Keeping Track: 5 Essential Political Podcasts For Right Now
1.) Slate’s Trumpcast
Delivering precisely what its title promises, Trumpcast is a weekly podcast that recaps and analyzes the constantly recycling avalanche of news and controversy swirling around Donald Trump, his administration, and its opponents. Often there are several episodes released a week – a sign of the manic nature of the current administration so far — and host Jacob Weisberg, who is chairman and editor-in-chief of the Slate Group (which includes the indispensable Slate blog) is adept at asking the right questions of his guests and filtering Trump’s weekly actions and outbursts into an easily understood narrative with the attendant consequences starkly defined. A recent live episode (released February 8th) featuring Virginia Heffernan, and Dahlia Lithwick, and the always-excellent Jamelle Bouie is an especially great place to start.
2.) Slate’s Political Gabfest
Helmed by Emily Bazelon (NYTimes Mag), John Dickerson (CBS’s Face the Nation moderator), and David Plotz (Atlas Obscura CEO), Slate’s Political Gabfest is also a weekly news rundown that benefits from the interplay of its three hosts. Episodes will generally tackle two to four headlines, and the hosts are adept at nimbly stitching the connections between, say, Trump’s alarming slandering of the judiciary and the fate of his Supreme Court nominee, Neil Gorsuch, offering thoughtful takes on how one affects the other. At once intellectual trenchant and darkly witty, Political Gabfest is comprehensive and insightful, and offers an impressive balance of hard-boiled realism and progressive critique.
3.) Pod Save America
First appearing as Keepin’ It 1600, an election-focused podcast distributed by Bill Simmons’ The Ringer blog, Pod Save America is the post-election iteration of the semi-weekly show hosted by former Obama staffers Jon Favreau, Jon Lovett, Dan Pfeiffer and Tommy Vietor. The show’s perspective is unrepentantly progressive, which is largely what makes the show so valuable and so unique. As former White House insiders, the hosts know how policy is formulated, how legislation is crafted, how good will and public approval is garnered – and thus the quartet have a unique vantage on the manipulations of Trump and potential game plans for resistance from the Left. Pod Save America thus serves as both a catharsis – the hosts aren’t afraid to vent outrage and dismay – and an inspiration as Favreau, Lovett, Pfeiff, and Vietor regularly return to the discussion of what liberals and progressives can do to resist Trump.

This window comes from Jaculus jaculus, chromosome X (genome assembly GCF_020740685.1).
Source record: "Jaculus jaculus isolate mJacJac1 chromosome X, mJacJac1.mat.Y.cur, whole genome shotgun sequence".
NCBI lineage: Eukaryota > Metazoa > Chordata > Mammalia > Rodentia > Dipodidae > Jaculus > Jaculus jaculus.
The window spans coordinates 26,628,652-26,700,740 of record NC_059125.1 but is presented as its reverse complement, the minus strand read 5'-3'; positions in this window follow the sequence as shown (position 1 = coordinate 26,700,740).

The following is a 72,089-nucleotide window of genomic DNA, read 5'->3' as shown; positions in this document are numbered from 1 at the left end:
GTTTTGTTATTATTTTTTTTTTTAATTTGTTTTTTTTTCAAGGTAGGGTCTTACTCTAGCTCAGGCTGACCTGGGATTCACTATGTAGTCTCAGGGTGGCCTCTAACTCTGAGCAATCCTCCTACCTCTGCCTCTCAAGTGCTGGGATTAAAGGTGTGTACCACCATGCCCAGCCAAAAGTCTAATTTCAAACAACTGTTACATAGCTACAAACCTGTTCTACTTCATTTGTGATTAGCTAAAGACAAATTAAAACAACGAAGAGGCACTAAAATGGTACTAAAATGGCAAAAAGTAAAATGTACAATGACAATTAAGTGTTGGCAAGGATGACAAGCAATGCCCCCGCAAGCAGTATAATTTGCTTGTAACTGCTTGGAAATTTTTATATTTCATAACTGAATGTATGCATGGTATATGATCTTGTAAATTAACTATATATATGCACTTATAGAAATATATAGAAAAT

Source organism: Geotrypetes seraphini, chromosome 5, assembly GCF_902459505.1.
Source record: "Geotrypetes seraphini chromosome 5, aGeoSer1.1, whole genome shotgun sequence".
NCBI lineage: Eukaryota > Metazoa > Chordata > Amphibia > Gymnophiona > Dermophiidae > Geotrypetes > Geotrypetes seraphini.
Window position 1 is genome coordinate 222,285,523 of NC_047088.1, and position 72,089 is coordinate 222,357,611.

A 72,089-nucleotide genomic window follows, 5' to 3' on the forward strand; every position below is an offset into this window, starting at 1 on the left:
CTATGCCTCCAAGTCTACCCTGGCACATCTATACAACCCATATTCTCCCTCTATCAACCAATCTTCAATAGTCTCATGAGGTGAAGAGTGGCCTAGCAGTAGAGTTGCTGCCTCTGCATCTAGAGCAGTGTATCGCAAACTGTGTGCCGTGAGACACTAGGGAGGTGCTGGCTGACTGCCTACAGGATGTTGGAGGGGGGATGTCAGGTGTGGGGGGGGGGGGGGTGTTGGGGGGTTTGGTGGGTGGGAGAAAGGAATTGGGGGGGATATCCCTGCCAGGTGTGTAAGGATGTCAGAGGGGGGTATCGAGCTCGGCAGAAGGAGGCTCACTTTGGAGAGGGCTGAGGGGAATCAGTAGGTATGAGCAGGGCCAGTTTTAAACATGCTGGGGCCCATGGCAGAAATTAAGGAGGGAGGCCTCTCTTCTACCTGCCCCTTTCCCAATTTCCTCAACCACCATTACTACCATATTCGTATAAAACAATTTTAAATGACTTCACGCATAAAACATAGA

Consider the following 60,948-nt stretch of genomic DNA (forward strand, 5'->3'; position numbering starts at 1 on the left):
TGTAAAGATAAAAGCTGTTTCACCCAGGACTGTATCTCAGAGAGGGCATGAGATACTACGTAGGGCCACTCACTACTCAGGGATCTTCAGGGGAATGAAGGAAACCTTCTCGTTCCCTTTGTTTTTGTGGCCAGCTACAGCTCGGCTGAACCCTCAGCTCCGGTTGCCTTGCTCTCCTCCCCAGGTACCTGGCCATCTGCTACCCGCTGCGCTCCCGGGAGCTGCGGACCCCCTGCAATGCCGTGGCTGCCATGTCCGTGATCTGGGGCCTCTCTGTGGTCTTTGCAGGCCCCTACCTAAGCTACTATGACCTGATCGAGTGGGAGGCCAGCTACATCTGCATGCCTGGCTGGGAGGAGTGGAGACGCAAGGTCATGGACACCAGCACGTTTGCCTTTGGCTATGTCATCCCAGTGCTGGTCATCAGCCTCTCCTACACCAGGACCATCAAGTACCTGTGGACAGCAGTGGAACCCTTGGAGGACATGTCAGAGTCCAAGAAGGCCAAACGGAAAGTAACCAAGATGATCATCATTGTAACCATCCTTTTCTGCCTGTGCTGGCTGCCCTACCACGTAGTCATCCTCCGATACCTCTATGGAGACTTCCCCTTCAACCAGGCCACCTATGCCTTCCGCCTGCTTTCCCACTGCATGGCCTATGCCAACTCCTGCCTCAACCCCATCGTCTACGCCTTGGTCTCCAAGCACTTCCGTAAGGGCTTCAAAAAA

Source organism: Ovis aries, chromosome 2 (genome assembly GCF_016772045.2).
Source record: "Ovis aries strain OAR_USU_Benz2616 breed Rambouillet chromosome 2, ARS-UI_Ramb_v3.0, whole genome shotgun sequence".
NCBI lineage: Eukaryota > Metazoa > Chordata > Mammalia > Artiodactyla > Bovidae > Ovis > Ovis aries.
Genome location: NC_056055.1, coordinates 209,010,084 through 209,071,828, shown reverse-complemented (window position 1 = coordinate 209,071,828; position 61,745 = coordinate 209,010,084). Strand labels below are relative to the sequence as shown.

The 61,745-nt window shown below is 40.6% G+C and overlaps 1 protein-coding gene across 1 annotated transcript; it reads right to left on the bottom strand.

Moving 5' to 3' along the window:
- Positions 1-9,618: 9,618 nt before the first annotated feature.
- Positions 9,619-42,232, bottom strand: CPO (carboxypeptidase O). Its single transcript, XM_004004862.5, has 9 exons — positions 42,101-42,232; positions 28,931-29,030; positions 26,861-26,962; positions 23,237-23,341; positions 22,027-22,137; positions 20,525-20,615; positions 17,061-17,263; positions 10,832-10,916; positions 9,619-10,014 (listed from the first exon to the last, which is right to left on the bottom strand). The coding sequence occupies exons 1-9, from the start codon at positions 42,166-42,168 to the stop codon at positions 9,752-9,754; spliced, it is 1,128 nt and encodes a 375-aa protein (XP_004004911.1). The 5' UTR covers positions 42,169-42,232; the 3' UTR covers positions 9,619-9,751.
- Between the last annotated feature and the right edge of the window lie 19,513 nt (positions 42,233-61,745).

4.) Hard Nation
An improv comedy podcast masquerading as the weekly political talk-radio show of fictional pundits Mark Hard and Pete Hard, played by Mike Still and Paul Welsh, Earwolf’s Hard Nation has likely done the best job of crafting the kind of piercing satire that truly reveals both the danger and absurdity that the Trump administration represents. The show is at its best when the wildly inaccurate diatribes of Mark Hard, who Still plays as a bloviating conservative in the Rush Limbaugh mold, are undercut by the acidic stage-whisper dismay of the liberal Pete Hard, whose regularly delivery of an exasperated “Oh my god” has practically become a catch-phrase. Still and Welsh have designed the show as a livewire send-up of Trump and his Orwellian team of bullshitters, and the show’s chief brilliance lies in just how funny it manages to be while actually plumbing the grotesque horror of the administration, and vice versa. Each episode features a fellow improv comedian appearing as some newsworthy figure, with Jen D’Angelo holding the MVP title so far for her understatedly batty performance as Ivanka Trump.
5.) FiveThirtyEight Politics
As should be expected from a podcast attached to the famous stats-and-analysis blog FiveThirtyEight, FiveThirtyEight Politics finds hosts Nate Silver, Jody Avirgan, Clare Malone, and Harry Enten breaking down the current political climate with methodical precision. Unsurprisingly, polls, numbers, probabilities, and precedent frequently undergird the conversations, making FiveThirtyEight Politics the most dense and clinical of the shows on this list. But that (largely) “Just the Facts” approach also makes for a valuably scientific counterpart to the more impressionistic likes of Pod Save America. Especially useful are discussions of, say, who precisely would feel the brunt of certain proposed policies, or how best to understand poll results or estimations of turnout and crowd-size (especially useful following the Trump inauguration and the Women’s March). Think of it as an especially entertaining and well-delivered “Footnotes” section to the week’s news.